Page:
Economically and ecologically important, Balsam Fir is a keystone species of the eastern North American boreal zone.
The Provincial tree of New Brunswick, Canada, it can form dense single species stands in some areas of northeastern North America, especially in the high mountains.
In the NewsSeptember 03, 2014
Moving a Forest: As climate changes, ecosystems will need to shiftTNC is anticipating a day soon — within the lifespan of a tree — when a changing climate may make the forest unsuitable for some tree species and varieties that now live there. Projections for northeastern Minnesota predict warmer and possibly drier conditions — bad news for the boreal species such as white spruce, balsam fir, and paper birch that have defined the forest here for centuries. But a warmer, drier climate would likely make the area better suited for species such as oaks. more » November 04, 2014
Moose population threatens health of Cape Breton Highlands National Park forestMatthew Smith, park ecologist with the Cape Breton Highlands National Park, said an overabundance of moose has been problem for some time in the park, with the animals browsing and eating away at seedlings and young trees. It's led to dramatic changes in the park's boreal forests, which are home to a wide range of animals, including species at risk like Bicknell's thrush, lynx and the American marten. more »
Balsam fir is the emblematic tree of the eastern North American boreal zone. It is found from the Canadian Maritime Provinces westward to Lesser Slave Lake and the Athabasca River in Alberta and southward through New England and the Great Lakes to Pennsylvania. Isolated populations also occur in northeastern Iowa, Virginia, and West Virginia.
You can actually get an approximate age of a young tree without cutt. The main trunk and branches both grow one new whorl each year and whorls that are shed as the tree grows older leave behind characteristic scars that encircle the main trunk. Counting the number of whorls and whorl scars from top to bottom will give you an idea of just how old your tree is.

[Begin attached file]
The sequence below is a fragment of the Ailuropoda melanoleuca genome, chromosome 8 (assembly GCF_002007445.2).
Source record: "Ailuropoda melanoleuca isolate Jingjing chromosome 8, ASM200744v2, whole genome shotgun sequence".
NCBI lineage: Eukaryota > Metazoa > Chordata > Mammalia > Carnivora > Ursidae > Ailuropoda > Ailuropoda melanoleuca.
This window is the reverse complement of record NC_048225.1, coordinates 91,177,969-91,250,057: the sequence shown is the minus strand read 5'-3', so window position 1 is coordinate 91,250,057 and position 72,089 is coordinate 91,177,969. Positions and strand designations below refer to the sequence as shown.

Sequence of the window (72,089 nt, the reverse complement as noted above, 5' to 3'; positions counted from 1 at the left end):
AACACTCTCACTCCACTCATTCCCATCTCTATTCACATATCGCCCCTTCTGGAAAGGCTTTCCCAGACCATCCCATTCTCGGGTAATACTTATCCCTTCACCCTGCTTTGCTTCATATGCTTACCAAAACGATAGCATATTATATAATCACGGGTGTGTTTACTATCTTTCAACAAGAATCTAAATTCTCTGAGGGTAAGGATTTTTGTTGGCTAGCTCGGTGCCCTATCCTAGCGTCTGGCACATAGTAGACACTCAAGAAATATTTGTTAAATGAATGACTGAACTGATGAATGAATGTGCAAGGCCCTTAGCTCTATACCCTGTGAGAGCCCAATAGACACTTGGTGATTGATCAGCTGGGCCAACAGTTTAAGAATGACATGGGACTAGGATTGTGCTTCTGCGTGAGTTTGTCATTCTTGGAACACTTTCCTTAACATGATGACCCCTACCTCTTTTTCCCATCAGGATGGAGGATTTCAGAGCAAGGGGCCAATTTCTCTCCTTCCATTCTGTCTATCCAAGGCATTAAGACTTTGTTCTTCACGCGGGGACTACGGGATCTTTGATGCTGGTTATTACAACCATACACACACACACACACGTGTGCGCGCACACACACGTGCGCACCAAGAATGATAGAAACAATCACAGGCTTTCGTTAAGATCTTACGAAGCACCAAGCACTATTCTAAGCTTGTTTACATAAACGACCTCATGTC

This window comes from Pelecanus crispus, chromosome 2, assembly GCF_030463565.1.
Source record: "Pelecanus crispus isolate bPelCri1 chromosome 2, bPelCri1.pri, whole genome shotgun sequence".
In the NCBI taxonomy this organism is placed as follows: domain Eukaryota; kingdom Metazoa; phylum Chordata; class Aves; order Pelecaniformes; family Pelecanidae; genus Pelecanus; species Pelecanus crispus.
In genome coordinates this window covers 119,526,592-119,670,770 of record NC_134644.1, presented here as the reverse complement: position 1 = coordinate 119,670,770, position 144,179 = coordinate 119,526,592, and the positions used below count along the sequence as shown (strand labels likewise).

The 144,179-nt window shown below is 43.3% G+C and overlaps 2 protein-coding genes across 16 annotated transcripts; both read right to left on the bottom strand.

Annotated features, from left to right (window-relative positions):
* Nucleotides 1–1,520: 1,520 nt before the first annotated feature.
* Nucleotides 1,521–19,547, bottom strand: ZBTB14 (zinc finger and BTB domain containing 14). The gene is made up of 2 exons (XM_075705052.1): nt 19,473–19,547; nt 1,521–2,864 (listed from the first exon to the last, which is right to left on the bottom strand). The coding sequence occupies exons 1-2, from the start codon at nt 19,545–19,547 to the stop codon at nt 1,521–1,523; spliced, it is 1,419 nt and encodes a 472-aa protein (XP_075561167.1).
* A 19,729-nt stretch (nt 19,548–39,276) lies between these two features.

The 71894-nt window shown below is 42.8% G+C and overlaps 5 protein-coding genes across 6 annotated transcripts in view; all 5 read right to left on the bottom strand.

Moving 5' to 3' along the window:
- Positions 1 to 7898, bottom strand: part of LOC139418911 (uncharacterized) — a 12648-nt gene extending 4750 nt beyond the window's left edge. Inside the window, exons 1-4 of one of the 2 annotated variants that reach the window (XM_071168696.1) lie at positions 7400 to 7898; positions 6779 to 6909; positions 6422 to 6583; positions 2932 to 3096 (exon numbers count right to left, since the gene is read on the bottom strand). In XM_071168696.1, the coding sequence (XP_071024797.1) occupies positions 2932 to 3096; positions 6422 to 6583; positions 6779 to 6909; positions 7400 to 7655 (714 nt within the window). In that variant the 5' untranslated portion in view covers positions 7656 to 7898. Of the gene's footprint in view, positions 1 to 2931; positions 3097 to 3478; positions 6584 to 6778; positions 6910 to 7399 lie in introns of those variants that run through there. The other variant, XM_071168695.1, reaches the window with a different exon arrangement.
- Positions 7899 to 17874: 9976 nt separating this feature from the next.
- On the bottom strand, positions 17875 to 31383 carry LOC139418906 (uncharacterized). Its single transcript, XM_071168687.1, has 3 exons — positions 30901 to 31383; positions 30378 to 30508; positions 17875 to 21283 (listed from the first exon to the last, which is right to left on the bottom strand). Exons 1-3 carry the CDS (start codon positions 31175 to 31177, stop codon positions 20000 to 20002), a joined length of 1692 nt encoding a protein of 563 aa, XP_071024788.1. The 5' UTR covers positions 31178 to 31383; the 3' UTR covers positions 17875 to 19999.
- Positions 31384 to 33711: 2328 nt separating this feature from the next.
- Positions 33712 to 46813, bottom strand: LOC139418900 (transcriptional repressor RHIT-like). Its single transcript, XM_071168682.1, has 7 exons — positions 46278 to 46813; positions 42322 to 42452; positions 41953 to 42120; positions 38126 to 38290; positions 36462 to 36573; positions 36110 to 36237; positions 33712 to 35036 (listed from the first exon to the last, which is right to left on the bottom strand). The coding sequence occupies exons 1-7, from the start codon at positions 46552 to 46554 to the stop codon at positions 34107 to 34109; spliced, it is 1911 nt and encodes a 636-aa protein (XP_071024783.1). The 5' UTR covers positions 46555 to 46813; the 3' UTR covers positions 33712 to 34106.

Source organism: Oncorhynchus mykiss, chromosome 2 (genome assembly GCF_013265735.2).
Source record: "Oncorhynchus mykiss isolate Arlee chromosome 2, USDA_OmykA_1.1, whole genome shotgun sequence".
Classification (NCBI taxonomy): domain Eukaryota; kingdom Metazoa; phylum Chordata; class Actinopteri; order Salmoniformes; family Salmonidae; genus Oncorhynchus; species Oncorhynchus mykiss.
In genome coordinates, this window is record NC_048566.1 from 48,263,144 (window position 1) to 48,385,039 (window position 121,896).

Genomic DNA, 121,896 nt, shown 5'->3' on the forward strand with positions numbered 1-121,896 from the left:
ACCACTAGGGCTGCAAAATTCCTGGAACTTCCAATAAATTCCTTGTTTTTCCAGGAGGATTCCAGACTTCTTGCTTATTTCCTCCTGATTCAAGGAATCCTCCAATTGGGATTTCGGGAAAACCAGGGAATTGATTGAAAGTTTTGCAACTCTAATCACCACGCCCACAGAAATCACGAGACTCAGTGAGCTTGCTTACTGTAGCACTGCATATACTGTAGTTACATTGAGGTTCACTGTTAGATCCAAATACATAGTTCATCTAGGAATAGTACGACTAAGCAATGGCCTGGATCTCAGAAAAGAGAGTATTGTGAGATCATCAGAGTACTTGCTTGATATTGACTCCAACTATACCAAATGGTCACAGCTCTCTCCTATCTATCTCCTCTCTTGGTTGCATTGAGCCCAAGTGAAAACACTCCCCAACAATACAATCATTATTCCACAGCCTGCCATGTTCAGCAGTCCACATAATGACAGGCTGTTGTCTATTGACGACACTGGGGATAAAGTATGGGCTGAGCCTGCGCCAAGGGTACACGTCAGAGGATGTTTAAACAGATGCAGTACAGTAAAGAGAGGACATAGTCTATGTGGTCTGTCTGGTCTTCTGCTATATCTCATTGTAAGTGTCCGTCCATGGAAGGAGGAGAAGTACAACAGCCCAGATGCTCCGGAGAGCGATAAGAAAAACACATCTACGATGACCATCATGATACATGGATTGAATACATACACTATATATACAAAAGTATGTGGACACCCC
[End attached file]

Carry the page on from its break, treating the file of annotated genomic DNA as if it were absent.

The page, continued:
In New England Balsam fir can be found in the high elevation montane fir forest and in northern New England in lowland boreal forests of northern Maine, New Hampshire and the Northeast Kingdom in Vermont. Individual trees in subalpine populations reproduce at a later age and die earlier than lowland trees. Life is harder in the mountains.
High-elevation forests are often marked by “fir waves”. These are crescent-shaped bands of dead trees that you can see in systematic patterns across the sides of the mountains. The waves are areas of standing dead fir trees with healthy trees surrounding them.
Fir waves move very slowly over decades in the direction of the prevailing wind. Wind velocity at the edge of the tree canopy is over 50% higher than within the forest. Rime ice forms on the trees when water droplets in the air hit solid surfaces and immediately freeze. Rime accumulates more on trees exposed to wind.
Trees at the leeward edge of the canopy opening in the wave are exposed to winds and die from loss of needles and branches due to heavy ice accumulation. The rocking in the wind with ice loads also causes their fine rootlets to break underground. These rootlets are important for delivering nutrients to the tree. As these trees die, adjacent trees experience the same conditions and begin to die. The overall direction of the wave motion is therefore directly related to wind direction.
Regeneration of waves occurs at about 60 year intervals. As you move back from the dying front of trees the trees are older and older until you reach the following wave of dead trees. If you were to take time lapsed photography of a mountain side, the waves of dead trees would appear to be moving across the mountainside like a wave in the ocean.
Balsam fir cone crops in the Northeast generally follow a two-year cycle. Fir trees usually produce large cone crops in odd years and few or no cones in even years. A biologist in New Brunswick monitored Balsam fir for thirty years beginning in 1920. The two-year cycle only broke three times. More recently forest ecologists have recorded the same cycle across the mountains of New England and New York. Apparently, it takes the trees two years to sequester enough energy to produce seeds.
Cones grow on the trees in the spring and by August, if it’s going to be big crop (called mast), you can see the cones standing on the ends of tree branches like green candles. If there are lots of cones on the trees, the following year will feature White-winged Crossbills, Pine Siskins, and Red Squirrels in the mountains.
Red squirrel populations (and probably other small mammals like Red-backed Voles) rise dramatically in mast years and that spells disaster for summer nesting songbirds in the mountains like Bicknell’s Thrush and Blackpoll Warblers. Red Squirrels have a peak mating period from January to February. Females are pregnant for about 40 days and the young spend another 30 days in the nest before venturing out onto the family’s territory. In late summer the family breaks up and disperses. Just about the time the cone crop is gone and the songbirds are laying eggs, Red squirrel families are scampering in the trees. Red Squirrels and other small mammals have a taste for eggs and nestlings.
Not only is Balsam fir an economic powerhouse, but it is an ecological one too.